*BG Review* Rivals for Catan
(Catan: Het Duel)
About the Game
The second score in our board game haul from The Gamekeeper was the Dutch version of Rivals for Catan, Catan: Het Duel. This is the 2 player card game version of the classic Settlers of Catan. A resource collecting game where your goal is to obtain the most victory points by expanding and developing your civilizations.
Rivals for Catan follows similar gameplay mechanics as its original predecessor. The civilizations are made by placing cards with different landscapes, buildings, and roads in a grid that represents the map. As opposed to the tile-placing version, the 2 players do not play on the same map. Rather each player has their own side of the play area allotted for them to expand.
Each player begins with one landscape of each resource (gold, ore, wood, wool, brick, and hay). As well as, two settlements and two roads. Taking the form as shown to the left. This leaves each player with open 4 places to expand at the beginning of the game. Unlike its predecessor, Rivals for Catan starts with fixed numbers on the beginning tiles. Meaning, the red player will always start with the same numbers on its tiles, as will the blue. However, as you expand you draw new landscapes with different numbers.
Obtaining and trading resources is managed by the cards on the play space and do not have any additional pieces like Settlers of Catan. Each landscape card has the picture of a side of the die. This is used to determine when you get resources during each dice role. When you obtain a resource you turn your card to add one resource (show on the card). When trading a resource you turn the card the opposite direction to show that you lost one resource. Meaning you can have a max of 3 resources per landscape.
By expanding placing roads and settlements you are able to expand your civilization horizontally across the play space. Similar to the original game, each settlement adds one victory point. Additionally, in this game there are other building cards that take the place of the Development cards in the original. These act as ‘perk’ cards when trading or obtaining resources. The building cards are paid in resources once and the placed for the entirety of the game. These cards can also earn you extra victory points if you have enough of the special buildings.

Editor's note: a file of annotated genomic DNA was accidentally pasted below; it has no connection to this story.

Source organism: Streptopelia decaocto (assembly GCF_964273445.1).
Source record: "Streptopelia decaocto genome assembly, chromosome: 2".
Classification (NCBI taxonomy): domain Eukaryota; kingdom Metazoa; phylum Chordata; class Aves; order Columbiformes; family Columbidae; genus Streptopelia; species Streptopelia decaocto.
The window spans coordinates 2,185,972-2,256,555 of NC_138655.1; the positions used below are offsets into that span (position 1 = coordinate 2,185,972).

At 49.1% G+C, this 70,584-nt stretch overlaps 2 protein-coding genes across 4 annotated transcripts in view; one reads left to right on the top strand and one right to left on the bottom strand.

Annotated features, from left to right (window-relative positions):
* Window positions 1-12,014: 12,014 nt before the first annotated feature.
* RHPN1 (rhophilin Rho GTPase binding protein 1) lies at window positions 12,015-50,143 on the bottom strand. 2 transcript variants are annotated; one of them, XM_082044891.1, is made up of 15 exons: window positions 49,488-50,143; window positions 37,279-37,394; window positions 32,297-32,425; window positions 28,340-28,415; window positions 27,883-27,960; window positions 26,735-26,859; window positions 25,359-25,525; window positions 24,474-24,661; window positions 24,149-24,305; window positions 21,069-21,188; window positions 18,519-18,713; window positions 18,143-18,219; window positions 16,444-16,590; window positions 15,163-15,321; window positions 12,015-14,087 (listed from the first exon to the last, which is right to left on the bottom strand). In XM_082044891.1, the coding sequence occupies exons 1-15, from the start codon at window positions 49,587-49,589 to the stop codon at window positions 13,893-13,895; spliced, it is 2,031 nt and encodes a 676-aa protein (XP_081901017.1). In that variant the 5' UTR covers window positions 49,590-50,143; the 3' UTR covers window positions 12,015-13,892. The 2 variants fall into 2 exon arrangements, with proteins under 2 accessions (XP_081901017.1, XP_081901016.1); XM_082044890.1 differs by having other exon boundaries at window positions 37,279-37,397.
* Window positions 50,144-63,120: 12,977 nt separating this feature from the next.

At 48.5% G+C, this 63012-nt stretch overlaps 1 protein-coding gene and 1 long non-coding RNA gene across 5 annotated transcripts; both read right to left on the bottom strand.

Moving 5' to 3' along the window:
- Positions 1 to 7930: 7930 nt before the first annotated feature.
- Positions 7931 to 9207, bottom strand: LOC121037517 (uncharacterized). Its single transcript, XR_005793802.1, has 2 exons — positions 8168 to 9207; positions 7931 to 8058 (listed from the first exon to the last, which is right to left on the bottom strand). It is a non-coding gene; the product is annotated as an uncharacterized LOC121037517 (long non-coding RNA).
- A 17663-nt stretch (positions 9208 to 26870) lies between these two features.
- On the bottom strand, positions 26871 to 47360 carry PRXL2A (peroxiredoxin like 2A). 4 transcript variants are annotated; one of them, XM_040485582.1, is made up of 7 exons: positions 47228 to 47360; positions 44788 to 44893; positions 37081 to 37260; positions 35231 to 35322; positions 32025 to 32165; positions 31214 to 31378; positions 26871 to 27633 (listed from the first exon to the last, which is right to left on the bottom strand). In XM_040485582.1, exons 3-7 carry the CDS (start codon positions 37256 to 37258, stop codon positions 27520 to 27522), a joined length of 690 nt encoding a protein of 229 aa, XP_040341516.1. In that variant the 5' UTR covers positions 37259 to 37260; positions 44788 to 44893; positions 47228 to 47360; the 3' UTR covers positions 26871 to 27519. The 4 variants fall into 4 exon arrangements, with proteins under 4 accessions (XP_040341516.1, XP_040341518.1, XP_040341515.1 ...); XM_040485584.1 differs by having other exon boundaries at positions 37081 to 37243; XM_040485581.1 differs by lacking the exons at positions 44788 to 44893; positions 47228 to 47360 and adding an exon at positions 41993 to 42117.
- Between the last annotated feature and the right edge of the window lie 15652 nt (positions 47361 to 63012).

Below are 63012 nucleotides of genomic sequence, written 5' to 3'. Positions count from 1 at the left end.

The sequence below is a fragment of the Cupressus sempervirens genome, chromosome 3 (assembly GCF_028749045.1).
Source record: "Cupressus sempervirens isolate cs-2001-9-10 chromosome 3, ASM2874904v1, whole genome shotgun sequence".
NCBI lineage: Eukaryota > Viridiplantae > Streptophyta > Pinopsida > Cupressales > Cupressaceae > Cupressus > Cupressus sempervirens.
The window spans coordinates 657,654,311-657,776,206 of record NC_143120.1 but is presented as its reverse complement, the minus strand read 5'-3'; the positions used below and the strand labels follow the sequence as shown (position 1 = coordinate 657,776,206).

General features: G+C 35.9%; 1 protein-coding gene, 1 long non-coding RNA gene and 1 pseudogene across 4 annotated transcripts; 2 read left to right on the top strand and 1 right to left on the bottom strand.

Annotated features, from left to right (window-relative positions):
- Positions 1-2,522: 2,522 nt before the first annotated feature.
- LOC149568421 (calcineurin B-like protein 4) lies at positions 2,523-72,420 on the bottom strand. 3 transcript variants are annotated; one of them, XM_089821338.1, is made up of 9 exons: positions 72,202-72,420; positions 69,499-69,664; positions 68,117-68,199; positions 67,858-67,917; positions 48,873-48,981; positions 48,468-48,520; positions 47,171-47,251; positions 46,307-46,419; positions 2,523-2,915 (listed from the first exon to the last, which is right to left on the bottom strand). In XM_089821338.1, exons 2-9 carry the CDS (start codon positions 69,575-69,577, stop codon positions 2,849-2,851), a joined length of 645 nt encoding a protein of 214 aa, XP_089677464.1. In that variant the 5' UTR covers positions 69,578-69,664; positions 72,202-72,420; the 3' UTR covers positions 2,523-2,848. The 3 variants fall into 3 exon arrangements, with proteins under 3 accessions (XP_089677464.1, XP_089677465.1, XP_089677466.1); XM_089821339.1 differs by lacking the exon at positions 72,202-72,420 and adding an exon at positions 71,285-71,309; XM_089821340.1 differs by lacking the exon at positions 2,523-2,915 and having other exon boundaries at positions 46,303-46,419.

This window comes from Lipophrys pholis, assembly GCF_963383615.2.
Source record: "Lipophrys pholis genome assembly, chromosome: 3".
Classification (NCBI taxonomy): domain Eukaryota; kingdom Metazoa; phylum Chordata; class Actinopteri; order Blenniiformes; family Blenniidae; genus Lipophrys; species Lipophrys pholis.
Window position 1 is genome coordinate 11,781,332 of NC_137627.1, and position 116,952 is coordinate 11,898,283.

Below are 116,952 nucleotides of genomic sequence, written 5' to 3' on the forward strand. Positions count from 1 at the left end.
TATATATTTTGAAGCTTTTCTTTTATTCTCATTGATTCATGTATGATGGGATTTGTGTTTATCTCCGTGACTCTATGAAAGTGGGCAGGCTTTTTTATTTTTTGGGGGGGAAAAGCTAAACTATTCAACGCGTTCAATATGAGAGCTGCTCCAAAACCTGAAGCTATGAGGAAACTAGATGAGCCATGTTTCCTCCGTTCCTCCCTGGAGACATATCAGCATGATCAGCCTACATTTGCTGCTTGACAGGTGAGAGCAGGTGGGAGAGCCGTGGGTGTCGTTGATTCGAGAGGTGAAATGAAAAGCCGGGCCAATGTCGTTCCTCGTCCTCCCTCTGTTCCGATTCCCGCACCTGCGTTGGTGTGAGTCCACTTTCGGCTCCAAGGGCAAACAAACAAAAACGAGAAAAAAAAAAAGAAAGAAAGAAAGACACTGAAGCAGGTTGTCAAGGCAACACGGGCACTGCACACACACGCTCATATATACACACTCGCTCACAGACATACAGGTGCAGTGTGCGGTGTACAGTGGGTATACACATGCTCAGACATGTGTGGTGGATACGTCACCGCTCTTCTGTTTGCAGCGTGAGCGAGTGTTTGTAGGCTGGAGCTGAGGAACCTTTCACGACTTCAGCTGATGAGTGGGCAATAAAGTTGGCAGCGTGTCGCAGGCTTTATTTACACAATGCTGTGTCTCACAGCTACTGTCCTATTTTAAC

Playing Rivals for Catan was the opposite to playing Codenames Duet for us. The languages were flipped this time! Since we purchased this game in Dutch, Timo was the native speaker and had the advantage. Whereas I was struggling to read what cards I had, let alone understand the game! This made it a little more interesting for us when learning how to play the game.
Personally, I (Hannah), felt that there was a lot of the mechanics in the original game that I missed in the 2 player version. For example, I liked in the original that you used the resource cards to keep track of resources. And that the number on the resource tiles at the beginning of the game could vary. This caused for a much more unpredictable outcome and hilarious show if one of the players had many resources when the robber came around. Though, these are small things that were probably changed to make the game more adaptable for 2 players.
Overall, I enjoyed playing the game and it was a fun twist on the classic game. Time-wise I found that it was just right a Board Date Night. That is, if you’ve played one of the other Catan games before. Otherwise, it may be a bit confusing at first to understand how everything works. Luckily, we were able to quickly catch on because much of it is the same. Experienced players will also have a bit of a challenge with the added perks and possible events. There were many times where we were thrown off by this, but it added a great challenge.
Timo thoroughly enjoyed the game (and I think even more so because he won!) He found that the duration of the game was much nicer for couples as it plays much quicker. The turns ran smoother than the original because there was less to manage. As I did, Timo felt it was a nice refreshed version of the game.
Is Catan Board Date Material?
We would definitely recommend this as a great Board Date Night game for those who enjoyed the other Catan games. Stay tuned for the answer to the final game we picked up in Amsterdam! Do you know what it is?